One million people call NHS coronavirus support line

Author: Mark Gould

The prime minister is chairing an emergency Cobra meeting today to decide whether to implement new “social distancing” measures to delay the spread of COVID-19.

These could include banning of big events, closing schools and encouraging home working.
Ministers are also meeting with sports bodies and UK supermarkets to discuss their response to the outbreak.

It comes after a man in his 60s became the UK's third death linked to the virus. Another two cases of the COVID-19 were confirmed in Wales. Public Health England has carried out over 21,000 tests for the virus with a total of 280 to date confirmed as positive.

The UK is currently in the first phase –  "containment" – of the four part plan to tackle the spread of coronavirus. The Cobra meeting is expected to consider whether the UK should officially move into the "delay" phase.

Meanwhile NHS England has announced that since its launch last Wednesday one million people have benefited from dedicated NHS online support for coronavirus, with enquiries jumping to a record high of more than 210,000 in a single day.

The new online service provides people with the right advice and frees up clinical call handlers’ time, so they are able to prioritise 111 phone callers experiencing symptoms.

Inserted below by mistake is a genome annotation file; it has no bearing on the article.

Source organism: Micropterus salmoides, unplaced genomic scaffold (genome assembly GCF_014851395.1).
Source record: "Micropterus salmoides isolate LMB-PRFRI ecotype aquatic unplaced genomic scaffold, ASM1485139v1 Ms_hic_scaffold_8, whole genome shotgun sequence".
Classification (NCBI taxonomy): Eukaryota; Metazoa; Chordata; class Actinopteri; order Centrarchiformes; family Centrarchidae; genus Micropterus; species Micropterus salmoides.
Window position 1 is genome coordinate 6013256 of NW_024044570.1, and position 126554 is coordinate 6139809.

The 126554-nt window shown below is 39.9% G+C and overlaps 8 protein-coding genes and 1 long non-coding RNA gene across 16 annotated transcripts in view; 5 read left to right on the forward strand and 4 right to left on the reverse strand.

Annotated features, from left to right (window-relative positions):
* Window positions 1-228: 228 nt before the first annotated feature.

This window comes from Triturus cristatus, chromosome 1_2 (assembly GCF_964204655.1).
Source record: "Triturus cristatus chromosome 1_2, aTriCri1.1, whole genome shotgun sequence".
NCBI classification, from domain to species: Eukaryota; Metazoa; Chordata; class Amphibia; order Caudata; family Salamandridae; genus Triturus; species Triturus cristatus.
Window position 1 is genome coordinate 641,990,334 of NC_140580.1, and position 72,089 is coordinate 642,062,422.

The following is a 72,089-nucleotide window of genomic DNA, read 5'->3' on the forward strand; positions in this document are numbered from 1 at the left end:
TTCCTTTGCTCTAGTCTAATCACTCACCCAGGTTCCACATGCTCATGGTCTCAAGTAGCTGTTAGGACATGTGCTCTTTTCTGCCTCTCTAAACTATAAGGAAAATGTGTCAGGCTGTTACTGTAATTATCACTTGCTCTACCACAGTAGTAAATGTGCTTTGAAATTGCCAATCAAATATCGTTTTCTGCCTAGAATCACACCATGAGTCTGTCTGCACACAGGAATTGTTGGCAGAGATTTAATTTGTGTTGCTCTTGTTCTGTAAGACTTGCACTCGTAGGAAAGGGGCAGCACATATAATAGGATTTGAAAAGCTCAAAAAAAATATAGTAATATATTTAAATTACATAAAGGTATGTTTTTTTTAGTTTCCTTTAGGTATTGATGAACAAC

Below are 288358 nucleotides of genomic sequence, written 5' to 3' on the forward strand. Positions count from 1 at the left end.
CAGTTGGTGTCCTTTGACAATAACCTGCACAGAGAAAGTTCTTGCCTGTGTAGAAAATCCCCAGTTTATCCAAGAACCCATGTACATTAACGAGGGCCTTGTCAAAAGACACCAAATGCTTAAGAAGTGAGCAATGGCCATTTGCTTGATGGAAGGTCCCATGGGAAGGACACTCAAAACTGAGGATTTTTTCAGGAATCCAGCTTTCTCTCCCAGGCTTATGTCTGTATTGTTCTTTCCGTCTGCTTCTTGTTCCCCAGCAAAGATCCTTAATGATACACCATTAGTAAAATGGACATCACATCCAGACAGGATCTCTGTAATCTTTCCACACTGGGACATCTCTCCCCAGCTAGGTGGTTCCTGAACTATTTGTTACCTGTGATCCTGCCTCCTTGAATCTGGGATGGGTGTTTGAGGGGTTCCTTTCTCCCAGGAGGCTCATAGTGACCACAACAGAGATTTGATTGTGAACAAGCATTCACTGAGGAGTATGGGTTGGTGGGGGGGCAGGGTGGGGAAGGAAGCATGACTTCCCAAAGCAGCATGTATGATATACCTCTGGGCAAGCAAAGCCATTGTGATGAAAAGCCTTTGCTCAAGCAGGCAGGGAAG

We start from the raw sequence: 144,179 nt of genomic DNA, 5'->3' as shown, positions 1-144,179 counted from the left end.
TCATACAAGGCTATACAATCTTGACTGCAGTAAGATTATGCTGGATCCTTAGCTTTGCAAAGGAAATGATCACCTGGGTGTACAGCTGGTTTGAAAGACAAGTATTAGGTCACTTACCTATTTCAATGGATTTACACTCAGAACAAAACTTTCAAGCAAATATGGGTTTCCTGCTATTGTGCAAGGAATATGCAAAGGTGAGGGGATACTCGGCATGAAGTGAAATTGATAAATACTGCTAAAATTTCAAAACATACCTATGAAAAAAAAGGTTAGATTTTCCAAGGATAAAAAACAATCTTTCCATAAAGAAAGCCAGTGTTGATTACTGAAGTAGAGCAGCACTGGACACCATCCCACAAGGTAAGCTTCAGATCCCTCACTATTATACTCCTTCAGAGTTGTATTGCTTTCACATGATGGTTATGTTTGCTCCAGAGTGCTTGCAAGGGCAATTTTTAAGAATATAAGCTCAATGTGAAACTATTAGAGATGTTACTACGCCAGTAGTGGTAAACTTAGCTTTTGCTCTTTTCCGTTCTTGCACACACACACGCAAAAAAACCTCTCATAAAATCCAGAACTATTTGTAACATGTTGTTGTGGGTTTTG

New data this week showed that telephone calls to NHS 111 were up by more than a third compared with the same time last year, with an extra 120,000 calls to NHS 111 in the first week of March.

Around 500 additional initial call responders have already been trained, an increase of 20%.

As well as ramping up convenient advice and care options for the public, the health service is encouraging everyone to play their part in slowing the spread of the virus by following public health advice, including washing their hands for longer and more often than normal.

Professor Stephen Powis, NHS national medical director, said: “NHS staff continue to work around the clock to ensure everyone gets the care, advice and support that they need to deal with coronavirus.

“With more than one million people using the new online service, 111 online is helping people to get specific information and advice at the touch of a button, helping to give people quick advice, increase capacity in the NHS and free up clinicians’ time.”

The NHS in England is also ploughing additional investment into 111 to offer more clinical advice over the phone, with investment set to increase if demand continues to rise.

Between Thursday 27 February and Thursday 5 March, NHS 111 answered 389,779 calls.

A range of new measures, including emergency legislation allowing people to switch jobs and volunteer to work in the NHS or care homes, are also being drawn up by ministers.

A COVID-19 Emergency Bill will include an expansion of video hearings in courts and new powers to make it easier for volunteers to work in the NHS.

Around three million individuals volunteer in a health, community health and social care setting. In the event of a pandemic, health secretary Matt Hancock said he wanted to be able to maximise the number of volunteers and the amount of time they can commit to supporting the health and social care system – without fear of them losing their jobs.

“Under these proposed measures, government will ensure the jobs of skilled, experienced or qualified volunteers are protected for up to four weeks to allow them to shore up resilience across the health and social care systems. As part of this, leading business groups will be consulted thoroughly about how best to implement these changes,” he said.